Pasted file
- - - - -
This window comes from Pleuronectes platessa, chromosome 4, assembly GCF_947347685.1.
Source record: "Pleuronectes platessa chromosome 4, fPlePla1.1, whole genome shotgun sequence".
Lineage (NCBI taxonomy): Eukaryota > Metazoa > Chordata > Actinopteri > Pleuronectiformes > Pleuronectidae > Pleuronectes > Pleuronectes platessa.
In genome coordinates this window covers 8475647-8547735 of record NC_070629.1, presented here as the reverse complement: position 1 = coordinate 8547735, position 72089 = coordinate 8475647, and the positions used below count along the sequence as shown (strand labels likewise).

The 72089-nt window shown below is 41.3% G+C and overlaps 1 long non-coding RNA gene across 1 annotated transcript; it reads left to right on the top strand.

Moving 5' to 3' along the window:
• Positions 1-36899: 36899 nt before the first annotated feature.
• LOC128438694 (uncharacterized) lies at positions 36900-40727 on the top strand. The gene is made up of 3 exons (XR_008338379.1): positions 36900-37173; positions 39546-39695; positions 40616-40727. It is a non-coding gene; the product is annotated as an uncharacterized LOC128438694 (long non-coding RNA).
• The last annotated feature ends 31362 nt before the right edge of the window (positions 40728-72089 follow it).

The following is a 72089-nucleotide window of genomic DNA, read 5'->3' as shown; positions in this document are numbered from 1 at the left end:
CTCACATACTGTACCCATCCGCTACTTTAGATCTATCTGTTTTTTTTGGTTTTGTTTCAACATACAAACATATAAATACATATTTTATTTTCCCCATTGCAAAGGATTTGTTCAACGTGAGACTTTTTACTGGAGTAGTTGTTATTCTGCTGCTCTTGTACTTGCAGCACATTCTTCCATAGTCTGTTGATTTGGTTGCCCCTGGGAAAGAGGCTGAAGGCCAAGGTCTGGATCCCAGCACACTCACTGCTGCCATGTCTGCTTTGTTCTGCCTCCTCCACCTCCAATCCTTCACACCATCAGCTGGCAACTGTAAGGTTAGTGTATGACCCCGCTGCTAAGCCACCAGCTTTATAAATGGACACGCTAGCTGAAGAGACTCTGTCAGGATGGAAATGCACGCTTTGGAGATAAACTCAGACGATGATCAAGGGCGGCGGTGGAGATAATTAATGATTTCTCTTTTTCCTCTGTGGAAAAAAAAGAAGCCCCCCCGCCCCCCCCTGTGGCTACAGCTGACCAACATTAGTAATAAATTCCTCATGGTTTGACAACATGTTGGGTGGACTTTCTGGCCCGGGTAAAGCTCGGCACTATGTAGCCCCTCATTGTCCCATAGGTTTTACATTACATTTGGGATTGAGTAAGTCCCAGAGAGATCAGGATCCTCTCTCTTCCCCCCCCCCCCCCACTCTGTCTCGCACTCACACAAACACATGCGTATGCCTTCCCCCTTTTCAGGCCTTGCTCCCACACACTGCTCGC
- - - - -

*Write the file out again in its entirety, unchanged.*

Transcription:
This window comes from Pleuronectes platessa, chromosome 4, assembly GCF_947347685.1.
Source record: "Pleuronectes platessa chromosome 4, fPlePla1.1, whole genome shotgun sequence".
Lineage (NCBI taxonomy): Eukaryota > Metazoa > Chordata > Actinopteri > Pleuronectiformes > Pleuronectidae > Pleuronectes > Pleuronectes platessa.
In genome coordinates this window covers 8475647-8547735 of record NC_070629.1, presented here as the reverse complement: position 1 = coordinate 8547735, position 72089 = coordinate 8475647, and the positions used below count along the sequence as shown (strand labels likewise).

The 72089-nt window shown below is 41.3% G+C and overlaps 1 long non-coding RNA gene across 1 annotated transcript; it reads left to right on the top strand.

Moving 5' to 3' along the window:
• Positions 1-36899: 36899 nt before the first annotated feature.
• LOC128438694 (uncharacterized) lies at positions 36900-40727 on the top strand. The gene is made up of 3 exons (XR_008338379.1): positions 36900-37173; positions 39546-39695; positions 40616-40727. It is a non-coding gene; the product is annotated as an uncharacterized LOC128438694 (long non-coding RNA).
• The last annotated feature ends 31362 nt before the right edge of the window (positions 40728-72089 follow it).

The following is a 72089-nucleotide window of genomic DNA, read 5'->3' as shown; positions in this document are numbered from 1 at the left end:
CTCACATACTGTACCCATCCGCTACTTTAGATCTATCTGTTTTTTTTGGTTTTGTTTCAACATACAAACATATAAATACATATTTTATTTTCCCCATTGCAAAGGATTTGTTCAACGTGAGACTTTTTACTGGAGTAGTTGTTATTCTGCTGCTCTTGTACTTGCAGCACATTCTTCCATAGTCTGTTGATTTGGTTGCCCCTGGGAAAGAGGCTGAAGGCCAAGGTCTGGATCCCAGCACACTCACTGCTGCCATGTCTGCTTTGTTCTGCCTCCTCCACCTCCAATCCTTCACACCATCAGCTGGCAACTGTAAGGTTAGTGTATGACCCCGCTGCTAAGCCACCAGCTTTATAAATGGACACGCTAGCTGAAGAGACTCTGTCAGGATGGAAATGCACGCTTTGGAGATAAACTCAGACGATGATCAAGGGCGGCGGTGGAGATAATTAATGATTTCTCTTTTTCCTCTGTGGAAAAAAAAGAAGCCCCCCCGCCCCCCCCTGTGGCTACAGCTGACCAACATTAGTAATAAATTCCTCATGGTTTGACAACATGTTGGGTGGACTTTCTGGCCCGGGTAAAGCTCGGCACTATGTAGCCCCTCATTGTCCCATAGGTTTTACATTACATTTGGGATTGAGTAAGTCCCAGAGAGATCAGGATCCTCTCTCTTCCCCCCCCCCCCCCACTCTGTCTCGCACTCACACAAACACATGCGTATGCCTTCCCCCTTTTCAGGCCTTGCTCCCACACACTGCTCGC